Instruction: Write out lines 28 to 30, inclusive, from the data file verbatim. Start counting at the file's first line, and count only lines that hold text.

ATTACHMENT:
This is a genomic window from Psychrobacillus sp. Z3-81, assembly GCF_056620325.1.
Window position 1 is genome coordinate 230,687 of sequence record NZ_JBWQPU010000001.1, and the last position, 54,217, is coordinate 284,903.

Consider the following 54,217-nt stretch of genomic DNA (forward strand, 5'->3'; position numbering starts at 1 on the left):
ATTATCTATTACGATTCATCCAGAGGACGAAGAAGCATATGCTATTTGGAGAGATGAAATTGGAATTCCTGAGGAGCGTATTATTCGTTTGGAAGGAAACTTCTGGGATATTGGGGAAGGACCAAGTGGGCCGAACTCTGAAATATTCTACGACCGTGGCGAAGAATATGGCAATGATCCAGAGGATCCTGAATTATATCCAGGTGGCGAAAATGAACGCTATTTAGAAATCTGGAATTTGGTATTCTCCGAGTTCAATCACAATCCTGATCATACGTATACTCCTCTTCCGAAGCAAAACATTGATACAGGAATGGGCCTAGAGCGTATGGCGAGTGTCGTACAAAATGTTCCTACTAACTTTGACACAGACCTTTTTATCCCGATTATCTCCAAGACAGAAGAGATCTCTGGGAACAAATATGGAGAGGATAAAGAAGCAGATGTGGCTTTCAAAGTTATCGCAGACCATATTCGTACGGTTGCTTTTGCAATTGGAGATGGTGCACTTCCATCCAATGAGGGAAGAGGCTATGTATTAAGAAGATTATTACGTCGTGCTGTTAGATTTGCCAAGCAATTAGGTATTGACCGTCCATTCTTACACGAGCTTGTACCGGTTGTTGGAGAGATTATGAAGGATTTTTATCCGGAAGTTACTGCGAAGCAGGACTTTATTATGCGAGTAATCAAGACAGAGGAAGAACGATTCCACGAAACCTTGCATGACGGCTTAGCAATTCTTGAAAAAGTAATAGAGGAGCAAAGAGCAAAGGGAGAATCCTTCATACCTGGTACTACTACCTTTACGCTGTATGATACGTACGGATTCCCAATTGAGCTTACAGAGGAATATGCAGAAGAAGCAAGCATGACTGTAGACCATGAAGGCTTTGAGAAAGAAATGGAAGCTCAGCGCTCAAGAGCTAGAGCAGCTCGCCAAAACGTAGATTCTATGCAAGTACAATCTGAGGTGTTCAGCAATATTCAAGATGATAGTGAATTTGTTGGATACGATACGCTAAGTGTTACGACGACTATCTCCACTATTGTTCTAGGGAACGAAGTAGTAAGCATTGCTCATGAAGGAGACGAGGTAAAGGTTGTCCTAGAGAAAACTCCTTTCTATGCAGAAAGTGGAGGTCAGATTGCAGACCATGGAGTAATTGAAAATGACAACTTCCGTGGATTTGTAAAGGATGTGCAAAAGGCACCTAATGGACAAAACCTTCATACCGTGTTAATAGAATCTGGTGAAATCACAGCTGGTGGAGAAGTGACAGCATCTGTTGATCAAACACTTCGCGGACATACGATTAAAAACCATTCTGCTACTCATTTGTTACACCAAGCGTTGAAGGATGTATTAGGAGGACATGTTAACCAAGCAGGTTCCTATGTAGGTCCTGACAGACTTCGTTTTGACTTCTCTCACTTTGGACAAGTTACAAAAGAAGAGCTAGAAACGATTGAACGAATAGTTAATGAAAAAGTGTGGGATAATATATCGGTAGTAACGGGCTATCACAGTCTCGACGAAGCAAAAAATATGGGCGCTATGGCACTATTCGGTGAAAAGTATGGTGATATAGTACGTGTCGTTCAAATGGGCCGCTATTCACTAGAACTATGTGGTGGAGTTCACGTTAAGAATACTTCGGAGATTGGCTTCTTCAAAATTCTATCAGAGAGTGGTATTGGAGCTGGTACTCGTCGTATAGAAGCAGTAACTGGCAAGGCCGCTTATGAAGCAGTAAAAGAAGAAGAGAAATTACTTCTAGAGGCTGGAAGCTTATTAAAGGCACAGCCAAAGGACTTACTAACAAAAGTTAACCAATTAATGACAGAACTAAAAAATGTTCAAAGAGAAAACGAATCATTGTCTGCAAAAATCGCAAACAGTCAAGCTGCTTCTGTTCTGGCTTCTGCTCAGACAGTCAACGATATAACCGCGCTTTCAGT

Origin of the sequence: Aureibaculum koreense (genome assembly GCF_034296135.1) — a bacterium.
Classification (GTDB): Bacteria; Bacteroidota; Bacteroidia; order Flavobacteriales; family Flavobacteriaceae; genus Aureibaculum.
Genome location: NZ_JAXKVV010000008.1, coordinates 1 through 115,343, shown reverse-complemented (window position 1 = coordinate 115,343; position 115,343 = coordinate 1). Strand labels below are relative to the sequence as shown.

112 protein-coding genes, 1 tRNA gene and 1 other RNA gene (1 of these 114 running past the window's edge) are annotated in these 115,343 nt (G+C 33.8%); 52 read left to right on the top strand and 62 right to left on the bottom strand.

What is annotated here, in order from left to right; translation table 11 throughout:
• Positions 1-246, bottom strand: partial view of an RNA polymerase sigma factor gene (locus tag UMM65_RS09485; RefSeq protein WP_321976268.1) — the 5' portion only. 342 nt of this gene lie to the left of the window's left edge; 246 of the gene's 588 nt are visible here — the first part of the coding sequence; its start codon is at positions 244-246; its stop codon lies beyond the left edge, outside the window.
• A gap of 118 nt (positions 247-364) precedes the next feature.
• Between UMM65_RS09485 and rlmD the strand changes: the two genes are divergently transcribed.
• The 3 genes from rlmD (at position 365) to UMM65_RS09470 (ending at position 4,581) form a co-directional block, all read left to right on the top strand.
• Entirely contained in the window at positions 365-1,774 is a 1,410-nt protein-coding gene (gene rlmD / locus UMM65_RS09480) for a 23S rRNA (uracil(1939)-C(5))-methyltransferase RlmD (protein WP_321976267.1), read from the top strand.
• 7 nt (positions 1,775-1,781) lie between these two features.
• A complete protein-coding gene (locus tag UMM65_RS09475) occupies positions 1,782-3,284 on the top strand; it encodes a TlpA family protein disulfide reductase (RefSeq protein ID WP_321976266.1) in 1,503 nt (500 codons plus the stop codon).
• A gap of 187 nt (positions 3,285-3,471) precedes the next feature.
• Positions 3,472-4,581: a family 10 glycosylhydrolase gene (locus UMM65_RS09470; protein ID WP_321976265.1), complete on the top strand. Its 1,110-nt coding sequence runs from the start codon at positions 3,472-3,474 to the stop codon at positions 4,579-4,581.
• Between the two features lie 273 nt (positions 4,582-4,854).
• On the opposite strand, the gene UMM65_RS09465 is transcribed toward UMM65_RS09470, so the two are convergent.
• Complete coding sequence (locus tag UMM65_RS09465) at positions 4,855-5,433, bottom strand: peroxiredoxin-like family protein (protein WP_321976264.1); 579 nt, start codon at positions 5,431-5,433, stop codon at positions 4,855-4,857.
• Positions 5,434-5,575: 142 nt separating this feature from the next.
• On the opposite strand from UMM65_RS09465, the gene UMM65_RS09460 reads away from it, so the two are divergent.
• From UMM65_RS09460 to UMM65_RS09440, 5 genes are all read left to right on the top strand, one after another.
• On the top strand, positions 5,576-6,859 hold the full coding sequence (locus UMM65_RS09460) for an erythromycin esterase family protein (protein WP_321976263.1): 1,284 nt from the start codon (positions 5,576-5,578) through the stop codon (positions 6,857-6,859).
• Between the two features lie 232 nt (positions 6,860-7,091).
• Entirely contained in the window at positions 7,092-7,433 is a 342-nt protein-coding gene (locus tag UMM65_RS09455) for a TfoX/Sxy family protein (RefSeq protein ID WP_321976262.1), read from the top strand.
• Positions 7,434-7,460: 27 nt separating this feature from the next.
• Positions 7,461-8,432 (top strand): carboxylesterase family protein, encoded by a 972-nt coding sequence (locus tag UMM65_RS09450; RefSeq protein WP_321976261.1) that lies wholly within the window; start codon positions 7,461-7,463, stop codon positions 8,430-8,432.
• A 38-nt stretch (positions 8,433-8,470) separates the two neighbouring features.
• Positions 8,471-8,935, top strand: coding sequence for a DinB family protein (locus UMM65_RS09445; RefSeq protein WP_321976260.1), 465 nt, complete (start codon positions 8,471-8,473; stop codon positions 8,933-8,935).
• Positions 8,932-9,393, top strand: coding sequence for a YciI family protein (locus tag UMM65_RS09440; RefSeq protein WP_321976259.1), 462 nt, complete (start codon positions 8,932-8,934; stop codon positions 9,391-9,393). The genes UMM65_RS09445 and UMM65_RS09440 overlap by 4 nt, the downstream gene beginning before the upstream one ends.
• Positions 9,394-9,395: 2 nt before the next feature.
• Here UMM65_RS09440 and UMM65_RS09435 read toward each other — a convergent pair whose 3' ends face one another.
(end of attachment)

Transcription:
• Positions 7,434-7,460: 27 nt separating this feature from the next.
• Positions 7,461-8,432 (top strand): carboxylesterase family protein, encoded by a 972-nt coding sequence (locus tag UMM65_RS09450; RefSeq protein WP_321976261.1) that lies wholly within the window; start codon positions 7,461-7,463, stop codon positions 8,430-8,432.
• A 38-nt stretch (positions 8,433-8,470) separates the two neighbouring features.